oral consent, freely and intelligently given. It also superseded and renders moot any questions that might otherwise arise under Miranda v. State of Arizona, 384 U.S. 436, 86 S. Ct. 1602, 16 L. Ed. 2d 694 (decided June 13, 1966) and Johnson v. State of N.J., 384 U.S. 719, 86 S. Ct. 1772, 16 L. Ed. 2d 882 (decided June 20, 1966).
By way of dictum, to resolve all issues presented by counsel, we believe and accept the agents' testimony (contradicted by defendant) that he was given the then customary warnings and that it was not until after he reflected on the matter for a time that he voluntarily and intelligently waived his constitutional rights and told the agents that he had additional counterfeit money at his home. The arrest was made on November 10, 1965, before Miranda. Agent Stewart admits that the warning did not include the information that if defendant were indigent an attorney would be made available at government expense under the Criminal Justice Act.
This candid admission by the agent simply makes his testimony more credible. We agree with the agent that it would be a counsel of supererogation to make such a charitable offer in the case of a professional man (dentist's earnings are commonly understood to exceed those of lawyers, though less than those of an M.D.), and that omission to do so would be harmless error even if Miranda applied.
We believe also that the rationale of Johnson excludes retroactive application of Miranda; certainly where, as here, the question is not one of the admissibility as evidence of the statements made by defendant under the circumstances involved, but simply whether knowledge gained by the arresting agent may properly be used as the stimulus to further investigation, effected by means of defendant's voluntary cooperation.
As to (1), the lawfulness depends on whether the agents making the arrest did so on probable cause.
It seems plain that they did have probable cause in fact, and also in law, if what they learned through overhearing defendant's conversation with a confederate Low by means of an electronic transmitter be includible as a legitimate part of their knowledge. We think use of this device lawful. There was no illegal "wire-tapping" by the agents. "Wire-tapping is prohibited by the force of a federal statute and not on constitutional grounds. The statute is not violated * * * by use of a transmitting device 'planted' where it will broadcast conversation in its vicinity", where there is no trespass quare clausum fregit. Dumbauld, The Bill of Rights and What It Means Today (1957) 75-76 and cases there cited; and the subsequent leading case of Lopez v. United States, 373 U.S. 427, 437, 440 83 S. Ct. 1381, 10 L. Ed. 2d 462 (1963).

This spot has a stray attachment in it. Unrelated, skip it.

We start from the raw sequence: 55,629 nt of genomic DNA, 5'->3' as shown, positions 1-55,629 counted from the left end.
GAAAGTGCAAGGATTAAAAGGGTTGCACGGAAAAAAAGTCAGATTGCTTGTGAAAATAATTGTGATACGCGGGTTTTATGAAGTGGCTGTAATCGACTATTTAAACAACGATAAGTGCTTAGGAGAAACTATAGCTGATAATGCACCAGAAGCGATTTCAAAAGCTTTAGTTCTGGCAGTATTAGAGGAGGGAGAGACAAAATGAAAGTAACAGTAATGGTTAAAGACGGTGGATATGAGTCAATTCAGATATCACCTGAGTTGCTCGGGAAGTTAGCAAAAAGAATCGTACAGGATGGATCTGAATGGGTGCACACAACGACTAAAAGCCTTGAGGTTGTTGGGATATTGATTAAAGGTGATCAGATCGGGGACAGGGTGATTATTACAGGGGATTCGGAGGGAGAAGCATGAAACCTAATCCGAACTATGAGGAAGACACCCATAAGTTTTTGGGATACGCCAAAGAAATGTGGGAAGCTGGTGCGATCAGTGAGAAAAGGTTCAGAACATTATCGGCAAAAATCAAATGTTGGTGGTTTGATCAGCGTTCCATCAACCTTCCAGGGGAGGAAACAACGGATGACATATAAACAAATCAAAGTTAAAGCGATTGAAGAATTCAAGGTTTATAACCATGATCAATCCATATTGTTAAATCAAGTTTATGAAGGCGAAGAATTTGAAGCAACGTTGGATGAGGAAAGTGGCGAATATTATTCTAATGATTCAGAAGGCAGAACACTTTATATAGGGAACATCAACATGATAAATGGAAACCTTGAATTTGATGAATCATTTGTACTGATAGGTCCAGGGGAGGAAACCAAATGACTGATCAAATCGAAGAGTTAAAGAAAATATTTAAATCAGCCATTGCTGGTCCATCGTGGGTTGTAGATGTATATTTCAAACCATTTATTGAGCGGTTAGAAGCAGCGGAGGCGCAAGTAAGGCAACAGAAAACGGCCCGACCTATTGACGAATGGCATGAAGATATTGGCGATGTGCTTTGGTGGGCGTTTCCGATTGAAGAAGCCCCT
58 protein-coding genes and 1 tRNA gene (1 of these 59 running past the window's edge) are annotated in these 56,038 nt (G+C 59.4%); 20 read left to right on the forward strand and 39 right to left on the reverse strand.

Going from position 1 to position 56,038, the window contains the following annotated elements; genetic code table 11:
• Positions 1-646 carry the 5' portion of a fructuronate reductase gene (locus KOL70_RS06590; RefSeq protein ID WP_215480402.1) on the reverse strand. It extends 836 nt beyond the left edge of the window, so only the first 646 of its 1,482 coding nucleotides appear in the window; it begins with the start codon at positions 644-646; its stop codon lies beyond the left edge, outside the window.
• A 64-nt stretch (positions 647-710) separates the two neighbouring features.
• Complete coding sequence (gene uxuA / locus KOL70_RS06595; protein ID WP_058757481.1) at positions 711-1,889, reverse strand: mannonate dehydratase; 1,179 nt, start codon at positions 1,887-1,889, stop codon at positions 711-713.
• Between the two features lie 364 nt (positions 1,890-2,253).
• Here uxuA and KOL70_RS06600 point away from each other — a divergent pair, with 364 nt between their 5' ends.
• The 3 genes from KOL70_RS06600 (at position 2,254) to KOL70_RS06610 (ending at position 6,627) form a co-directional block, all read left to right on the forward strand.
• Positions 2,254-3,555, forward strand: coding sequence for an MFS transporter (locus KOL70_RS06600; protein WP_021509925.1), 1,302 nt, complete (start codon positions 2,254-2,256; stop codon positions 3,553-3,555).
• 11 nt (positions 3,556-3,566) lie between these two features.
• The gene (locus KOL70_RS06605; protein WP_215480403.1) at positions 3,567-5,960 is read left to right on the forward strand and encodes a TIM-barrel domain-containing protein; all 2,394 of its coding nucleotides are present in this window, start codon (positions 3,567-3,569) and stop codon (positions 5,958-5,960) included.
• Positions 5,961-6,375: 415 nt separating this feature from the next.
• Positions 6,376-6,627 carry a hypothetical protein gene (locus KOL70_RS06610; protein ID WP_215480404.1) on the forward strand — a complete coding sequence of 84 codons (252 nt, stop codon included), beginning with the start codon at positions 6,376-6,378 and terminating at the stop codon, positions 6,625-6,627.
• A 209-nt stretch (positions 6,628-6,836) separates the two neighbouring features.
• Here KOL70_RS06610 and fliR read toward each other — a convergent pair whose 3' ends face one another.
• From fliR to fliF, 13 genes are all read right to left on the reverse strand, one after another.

But we are satisfied that even without such electronically acquired knowledge the arresting officers had sufficient knowledge to amount to probable cause.
It is true that defendant's confederate Low had not theretofore been a trustworthy informer, but was acting for the first time in that capacity. In fact, the agents were somewhat skeptical of Low's story implicating defendant, a professional man of standing in the community, as a member of a counterfeiting ring, and sought corroboration. This corroboration they secured, we are convinced, by the circumstantial evidence afforded by the delivery to defendant of the intercepted shipment of counterfeit money.
The convincing quality of this circumstantial evidence is not affected by the fact that the delivery of the counterfeit money to defendant by Low was delayed by Low's earlier arrest,
or by the retention by the Secret Service of the counterfeit money in the office safe until a meeting could be arranged by Low with defendant, or by the fact that the agents intended to arrest the defendant before he could leave the scene after the delivery of the counterfeit money to him.
We therefore hold that there was probable cause for defendant's arrest, even without the electronic evidence. Hence the search and seizure, incident to the arrest and at the site thereof, was lawful.
The main thrust of defendant's motion to suppress and the arguments advanced orally and in brief in support thereof, are directed against the use of the seized counterfeit money as evidence, and against the use of the information obtained by electronic devices. For the reasons stated above, we are persuaded that these arguments are without merit.
The motion also mentions, and seeks suppression of, "Any statements that he [defendant] made at and after the time of his arrest."
So far as the testimony and proceedings before us show, the only such statements involved are those that directed the officers to the additional counterfeit money "stashed" at defendant's home. It does not appear that any general confession or statement was made or will be offered at the trial. From the nature of the circumstances of defendant's arrest, it would seem that the Government would undertake to prove its case by the testimony of the agents, plus the counterfeit money itself, rather than by the use of any testimonial assertions emanating from the defendant at or shortly after his arrest.
If any such assertions are offered at the trial as substantive evidence of guilt rather than as evidence relating to the discovery and custody of exhibits, our decision in the instant proceeding will not of course preclude the trial judge from passing independently upon the admissibility of such testimony.
AND NOW, this 11th day of October, 1966, upon consideration of defendant's motion to suppress evidence, after hearing and argument,
It is ordered that said motion be and the same hereby is denied.